MVDH was responsible for the data collection and data analysis. All authors contributed to the conception or design of the study, to the interpretation of the data, and to the drafting or revising of the manuscript. All authors have approved the final version of the manuscript. All authors agreed to be accountable for all aspects of the work.
This work was supported by the Center for Excellence on Generalization Research (GRIP∗TT; University of Leuven grant PF/10/005) and by Asthenes, a Long-Term Structural Funding–Methusalem grant by the FWO-Vlaanderen, Flemish Government, Belgium. The study was further supported by infrastructure grants from the Herculesstichting, Belgium (AKUL/13/07 and AKUL/11/08).
Conflict of Interest Statement
The authors declare that the research was conducted in the absence of any commercial or financial relationships that could be construed as a potential conflict of interest.
The authors would like to thank the physicians and psychologists at the Psychiatry Departments of UZ Gasthuisberg, ZOL Genk, and at the Rheumatology Center in Genk for their help with the recruitment of patients, and Lotte Ceuterick, Katrien Coremans, and Celine Samaey for their help with data collection.
CFS, chronic fatigue syndrome; CPAW, cold pressor arm wrap; DNIC, diffuse noxious inhibitory controls; EPM, endogenous pain modulation; FSS, functional somatic syndromes; HC, healthy controls; HRV, heart rate variability; NA, negative affectivity; RMSSD, root mean square of the successive differences of R–R intervals.
Bourke, J. H., Langford, R. M., and White, P. D. (2015). The common link between functional somatic syndromes may be central sensitisation. J. Psychosom. Res. 78, 228–236. doi: 10.1016/j.jpsychores.2015.01.003
Branco, J. C., Bannwarth, B., Failde, I., Carbonell, J. A., Blotman, F., Spaeth, M., et al. (2010). Prevalence of fibromyalgia: a survey in five European countries. Semin. Arthritis Rheum. 39, 448–453. doi: 10.1016/j.semarthrit.2008.12.003
Cosci, F., Pennato, T., Bernini, O., and Berrocal, C. (2011). Psychological well-being, negative affectivity, and functional impairment in fibromyalgia. Psychother. Psychosom. 80, 256–258. doi: 10.1159/000322031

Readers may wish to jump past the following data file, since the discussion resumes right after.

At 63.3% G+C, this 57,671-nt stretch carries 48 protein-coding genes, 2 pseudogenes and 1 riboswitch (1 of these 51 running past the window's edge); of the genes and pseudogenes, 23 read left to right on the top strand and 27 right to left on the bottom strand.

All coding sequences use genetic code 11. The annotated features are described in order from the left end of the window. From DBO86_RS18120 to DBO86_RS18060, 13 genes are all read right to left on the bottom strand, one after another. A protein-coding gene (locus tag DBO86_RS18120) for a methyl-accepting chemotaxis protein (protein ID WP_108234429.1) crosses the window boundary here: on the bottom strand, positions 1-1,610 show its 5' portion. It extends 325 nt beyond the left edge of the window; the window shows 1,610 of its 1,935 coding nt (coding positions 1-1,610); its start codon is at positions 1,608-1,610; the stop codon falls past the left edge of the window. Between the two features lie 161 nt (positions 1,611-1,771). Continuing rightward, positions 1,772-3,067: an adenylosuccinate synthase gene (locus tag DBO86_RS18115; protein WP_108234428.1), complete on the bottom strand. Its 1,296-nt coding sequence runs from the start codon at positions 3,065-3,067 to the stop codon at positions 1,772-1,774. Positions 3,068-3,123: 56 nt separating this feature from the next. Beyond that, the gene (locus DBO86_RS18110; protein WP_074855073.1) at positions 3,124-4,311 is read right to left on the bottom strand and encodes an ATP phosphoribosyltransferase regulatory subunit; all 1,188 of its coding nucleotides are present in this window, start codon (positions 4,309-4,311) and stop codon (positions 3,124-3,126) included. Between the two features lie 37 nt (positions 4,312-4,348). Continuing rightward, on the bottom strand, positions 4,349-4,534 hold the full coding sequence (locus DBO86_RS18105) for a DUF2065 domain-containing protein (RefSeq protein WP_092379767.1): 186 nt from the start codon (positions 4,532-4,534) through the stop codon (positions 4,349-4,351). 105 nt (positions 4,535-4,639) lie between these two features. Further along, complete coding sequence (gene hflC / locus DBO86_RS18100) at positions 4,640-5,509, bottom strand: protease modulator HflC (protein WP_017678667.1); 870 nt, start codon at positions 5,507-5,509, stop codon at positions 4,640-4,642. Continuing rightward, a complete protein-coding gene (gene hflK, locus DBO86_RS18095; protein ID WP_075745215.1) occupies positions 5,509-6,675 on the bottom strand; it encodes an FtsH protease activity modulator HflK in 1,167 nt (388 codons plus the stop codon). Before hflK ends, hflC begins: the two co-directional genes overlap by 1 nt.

Dantoft, T. M., Ebstrup, J. F., Linneberg, A., Skovbjerg, S., Madsen, A. L., Mehlsen, A. L., et al. (2017). Cohort description: the Danish study of functional disorders. Clin. Epidemiol. 9, 127–139. doi: 10.2147/CLEP.S129335
de Souza, J. B., Potvin, S., Goffaux, P., Charest, J., and Marchand, S. (2009). The deficit of pain inhibition in fibromyalgia is more pronounced in patients with comorbid depressive symptoms. Clin. J. Pain 25, 123–127. doi: 10.1097/AJP.0b013e318183cfa4
Fukuda, K., Straus, S., Hickie, I., Sharpe, M., Dobbins, J., and Komaroff, A. (1994). The chronic fatigue syndrome: a comprehensive approach to its definition and study. Ann. Intern. Med. 121, 953–959. doi: 10.7326/0003-4819-121-12-199412150-00009
Granot, M., Weissman-Fogel, I., Crispel, Y., Pud, D., Granovsky, Y., Sprecher, E., et al. (2008). Determinants of endogenous analgesia magnitude in a diffuse noxious inhibitory control (DNIC) paradigm: do conditioning stimulus painfulness, gender and personality variables matter? Pain 136, 142–149. doi: 10.1016/j.pain.2007.06.029
Harkins, S. W., Price, D. D., and Braith, J. (1989). Effects of extraversion and neuroticism on experimental pain, clinical pain, and illness behavior. Pain 36, 209–218. doi: 10.1016/0304-3959(89)90025-0
Henningsen, P., Zimmerman, T., and Sattel, H. (2003). Medically unexplained physical symptoms, anxiety, and depression: a meta-analytic review. Psychosom. Med. 65, 528–533. doi: 10.1097/01.PSY.0000075977.90337.E7
Jensen, K. B., Kosek, E., Petzke, F., Carville, S., Fransson, P., Marcus, H., et al. (2009). Evidence of dysfunctional pain inhibition in Fibromyalgia reflected in rACC during provoked pain. Pain 144, 95–100. doi: 10.1016/j.pain.2009.03.018
Julien, N., Goffaux, P., Arsenault, P., and Marchand, S. (2005). Widespread pain in fibromyalgia is related to a deficit of endogenous pain inhibition. Pain 114, 295–302. doi: 10.1016/j.pain.2004.12.032
Kaufmann, T., Sütterlin, S., Schulz, S. M., and Vögele, C. (2011). ARTiiFACT: a tool for heart rate artifact processing and heart rate variability analysis. Behav. Res. Methods 43, 1161–1170. doi: 10.3758/s13428-011-0107-7
Koenig, J., Jarczok, M. N., Ellis, R. J., Hillecke, T. K., and Thayer, J. F. (2014). Heart rate variability and experimentally induced pain in healthy adults: a systematic review. Eur. J. Pain 18, 301–314. doi: 10.1002/j.1532-2149.2013.00379.x